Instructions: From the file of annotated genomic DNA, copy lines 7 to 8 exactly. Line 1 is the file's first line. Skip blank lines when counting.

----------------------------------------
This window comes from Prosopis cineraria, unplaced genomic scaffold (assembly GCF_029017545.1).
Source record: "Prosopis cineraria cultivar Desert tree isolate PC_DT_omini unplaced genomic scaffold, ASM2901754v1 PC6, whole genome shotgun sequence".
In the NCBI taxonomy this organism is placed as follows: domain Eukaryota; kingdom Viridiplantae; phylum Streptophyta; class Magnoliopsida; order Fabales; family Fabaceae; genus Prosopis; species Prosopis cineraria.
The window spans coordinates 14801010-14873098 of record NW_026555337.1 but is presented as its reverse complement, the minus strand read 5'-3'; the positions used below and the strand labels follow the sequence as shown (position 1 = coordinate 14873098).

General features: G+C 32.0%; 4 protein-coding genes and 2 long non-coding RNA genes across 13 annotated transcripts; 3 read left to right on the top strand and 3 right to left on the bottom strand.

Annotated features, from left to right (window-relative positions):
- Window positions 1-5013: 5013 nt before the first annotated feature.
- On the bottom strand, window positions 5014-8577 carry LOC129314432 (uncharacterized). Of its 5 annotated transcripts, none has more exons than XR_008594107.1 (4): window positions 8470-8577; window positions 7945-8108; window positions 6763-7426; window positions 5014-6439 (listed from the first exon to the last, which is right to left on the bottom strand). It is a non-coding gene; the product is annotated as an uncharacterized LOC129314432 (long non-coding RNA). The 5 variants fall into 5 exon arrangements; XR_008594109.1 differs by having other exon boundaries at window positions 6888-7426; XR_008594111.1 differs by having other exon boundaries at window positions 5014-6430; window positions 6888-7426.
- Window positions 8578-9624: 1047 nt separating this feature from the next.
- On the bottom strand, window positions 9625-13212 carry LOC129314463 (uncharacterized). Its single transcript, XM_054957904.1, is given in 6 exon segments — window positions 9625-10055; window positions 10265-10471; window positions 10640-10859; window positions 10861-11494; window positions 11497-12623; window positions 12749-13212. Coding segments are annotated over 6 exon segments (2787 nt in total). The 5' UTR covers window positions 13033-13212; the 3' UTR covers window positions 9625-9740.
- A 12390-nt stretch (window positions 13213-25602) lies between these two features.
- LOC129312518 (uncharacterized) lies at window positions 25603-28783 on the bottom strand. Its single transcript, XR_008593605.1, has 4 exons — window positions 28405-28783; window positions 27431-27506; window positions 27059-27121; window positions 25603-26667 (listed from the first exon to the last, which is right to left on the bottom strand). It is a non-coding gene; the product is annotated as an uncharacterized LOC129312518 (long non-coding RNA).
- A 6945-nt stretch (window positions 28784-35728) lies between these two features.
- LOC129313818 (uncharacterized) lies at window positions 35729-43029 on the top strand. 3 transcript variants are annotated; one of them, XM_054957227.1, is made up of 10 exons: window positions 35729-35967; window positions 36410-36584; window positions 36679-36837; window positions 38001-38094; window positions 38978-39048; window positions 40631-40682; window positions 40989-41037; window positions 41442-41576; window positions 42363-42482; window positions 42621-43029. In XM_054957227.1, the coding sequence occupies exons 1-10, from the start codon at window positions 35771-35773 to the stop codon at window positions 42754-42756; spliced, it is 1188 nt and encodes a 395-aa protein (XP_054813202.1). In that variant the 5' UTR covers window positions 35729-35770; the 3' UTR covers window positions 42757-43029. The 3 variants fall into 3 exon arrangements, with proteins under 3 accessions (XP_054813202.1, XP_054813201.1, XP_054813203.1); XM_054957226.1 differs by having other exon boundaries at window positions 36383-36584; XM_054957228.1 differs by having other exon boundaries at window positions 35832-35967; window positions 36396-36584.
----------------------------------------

- Window positions 1-5013: 5013 nt before the first annotated feature.
- On the bottom strand, window positions 5014-8577 carry LOC129314432 (uncharacterized). Of its 5 annotated transcripts, none has more exons than XR_008594107.1 (4): window positions 8470-8577; window positions 7945-8108; window positions 6763-7426; window positions 5014-6439 (listed from the first exon to the last, which is right to left on the bottom strand). It is a non-coding gene; the product is annotated as an uncharacterized LOC129314432 (long non-coding RNA). The 5 variants fall into 5 exon arrangements; XR_008594109.1 differs by having other exon boundaries at window positions 6888-7426; XR_008594111.1 differs by having other exon boundaries at window positions 5014-6430; window positions 6888-7426.